Artisan in Focus: Victorious Bone Craft

A Beginning

In order to understand why four young men found a jewelry making company in Africa's largest slum, it's helpful to know a little about the place they grew up. Kibera sprawls across the fringes of Nairobi, Kenya, covering a piece of land a little smaller than Central Park in New York City.

 

It's hard to say exactly how many people live there, but the Kibera Law Centre, a Nairobi-based organization committed to providing legal services to the slum's residents, estimates that more than half of Nairobi's population--nearly 1 million people--call the makeshift huts of Kibera home. The life-expentancy there is 30 years and half of all Kiberians are under the age of 15. There is no clean running water, no streets or police or medical facilities. One of every five children born in Kibera die before they are five, and the paths of Kibera are piled with garbage, human waste and the bones of animals slaughtered for food. 

It was in those bones that Jack Nyawanga and his three friends saw an opportunity--a way to help. According to Nyawanga, when the group started in 2006, Kenya's wildlife was threatened by the international ivory trade. The animal bone strewn in Kibera's paths were a health hazard, but no one knew what to do with them. But Nyawanga and his friends saw a chance to help solve several problems with one idea. "We wanted to start a group to solve the unemployment issues in the slum," he recently told Plume via email. "To create income for the youths, but also to make a substitute for ivory products--to save our beautiful wildlife."

So the four men began learning how to turn the discarded beef bones into jewelry every bit as beautiful as the ivory products so coveted around the world. The rest, they say, is history.

Small Company, Big Cause

 In the beginning, the group didn't have enough work to hire many people, and the people they did hire were only earning $80 each month. But time created momentum, and today Nyawanga and his partners employ 40 people, mostly school drop-outs, and pay them nearly twice the average monthly income in Kibera. They are constantly training new employees and seeking training themselves, to learn more about design, jewelry making and efficient business practices. Today, they are able to produce more than a 1,000 pieces of jewelry in a single month. Despite the growth, though, Nyawanga says the cause--or causes--have not changed. "We want to save the enviroment, our wildlife, clean our streets...." he says, "and employ many people."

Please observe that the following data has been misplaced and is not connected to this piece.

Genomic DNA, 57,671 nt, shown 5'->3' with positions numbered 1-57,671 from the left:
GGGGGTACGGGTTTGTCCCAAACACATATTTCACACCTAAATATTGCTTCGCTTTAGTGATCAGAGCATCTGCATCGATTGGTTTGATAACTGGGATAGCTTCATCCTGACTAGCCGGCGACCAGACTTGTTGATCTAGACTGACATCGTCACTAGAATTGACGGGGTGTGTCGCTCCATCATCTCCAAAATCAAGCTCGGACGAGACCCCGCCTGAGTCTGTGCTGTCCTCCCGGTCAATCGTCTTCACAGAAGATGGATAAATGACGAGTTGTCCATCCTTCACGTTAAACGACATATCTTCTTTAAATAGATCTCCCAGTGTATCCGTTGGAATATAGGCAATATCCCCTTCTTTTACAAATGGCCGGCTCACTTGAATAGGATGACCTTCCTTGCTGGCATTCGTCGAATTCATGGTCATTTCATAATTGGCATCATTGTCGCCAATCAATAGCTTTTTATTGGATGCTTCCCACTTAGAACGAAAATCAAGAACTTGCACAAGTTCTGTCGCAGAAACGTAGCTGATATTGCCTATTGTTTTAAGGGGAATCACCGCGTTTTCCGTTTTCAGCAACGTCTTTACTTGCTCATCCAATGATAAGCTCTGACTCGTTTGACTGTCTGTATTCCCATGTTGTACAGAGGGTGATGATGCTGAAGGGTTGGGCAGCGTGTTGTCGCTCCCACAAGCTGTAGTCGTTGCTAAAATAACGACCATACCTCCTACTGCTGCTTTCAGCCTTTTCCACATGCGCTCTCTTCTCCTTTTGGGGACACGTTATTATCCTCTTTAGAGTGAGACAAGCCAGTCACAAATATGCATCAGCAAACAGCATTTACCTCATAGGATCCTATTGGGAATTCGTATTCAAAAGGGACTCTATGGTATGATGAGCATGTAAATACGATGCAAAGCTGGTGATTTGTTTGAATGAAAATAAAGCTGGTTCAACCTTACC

Unemployment is rampant among women in Kibera. According to the Kibera Law Centre, two-thirds of the slum's female residents routinely trade sex for food and money before they are 16. Bone Craft is dedicated to providing a different opportunity for Kibera's youth and disenfranchised. 

Unemployment is rampant among women in Kibera. According to the Kibera Law Centre, two-thirds of the slum's female residents routinely trade sex for food and money before they are 16. Bone Craft is dedicated to providing a different opportunity for Kibera's youth and disenfranchised. 

Obstacles

 Problems persist for Bone Craft. Despite the group's efforts to help, Nyawanga says many Kiberians don't like the racket created by Bone Craft's machines, and want the group to work away from living areas, which in one of the world's most densely populated neighborhoods is easier said than done. In addition to finding the right facility, Bone Craft has had problems finding the right customers. Nyawanga says they sell mostly to local Nairobi vendors, but market prices in Kenya are low, and he knows in order for Bone Craft to move forward and grow, it must find customers in Europe and the United States. (This poses its own challenges: a package from Bone Craft recently arrived at Plume in Brooklyn. It had been ripped open, the necklaces and bracelets stolen, presumably by Kenyan customs agents.)

And perhaps the problem most concerning to Nyawanga is the health risk working with bones poses to his employees. The process of grinding and sanding bones into jewelry creates an enormous amount of dangerous dust. Disposable masks would be an easy fix, but they aren't readily available in Kibera. 

Plume Pendant Necklace

Plume Pendant Necklace

Plume Brass and Bone Ring

Plume Brass and Bone Ring

A Little Help

 On April 10, Plume debuted its Spring Sale for a group of supporters and friends in New York City. Aside from saying thank you to the people who've supported Plume over the past year, the purpose of the event was to raise funds to purchase masks for Bone Craft employees. We are happy to say the event was successful, and next week we'll be sending 1,000 masks to Kibera. 

We are proud to work with Jack Nyawanga, his partners and all of the people who work at Bone Craft. We are also proud to be their first American vendor, to be a rung in the ladder Victorious Bone Craft is climbing. 

We hope you take the time to check out Bone Craft's jewelry, available today. If you have thoughts, suggestions or to learn more about Bone Craft, contact us at info@plumecollection.com




Source: http://en.wikipedia.org/wiki/Kibera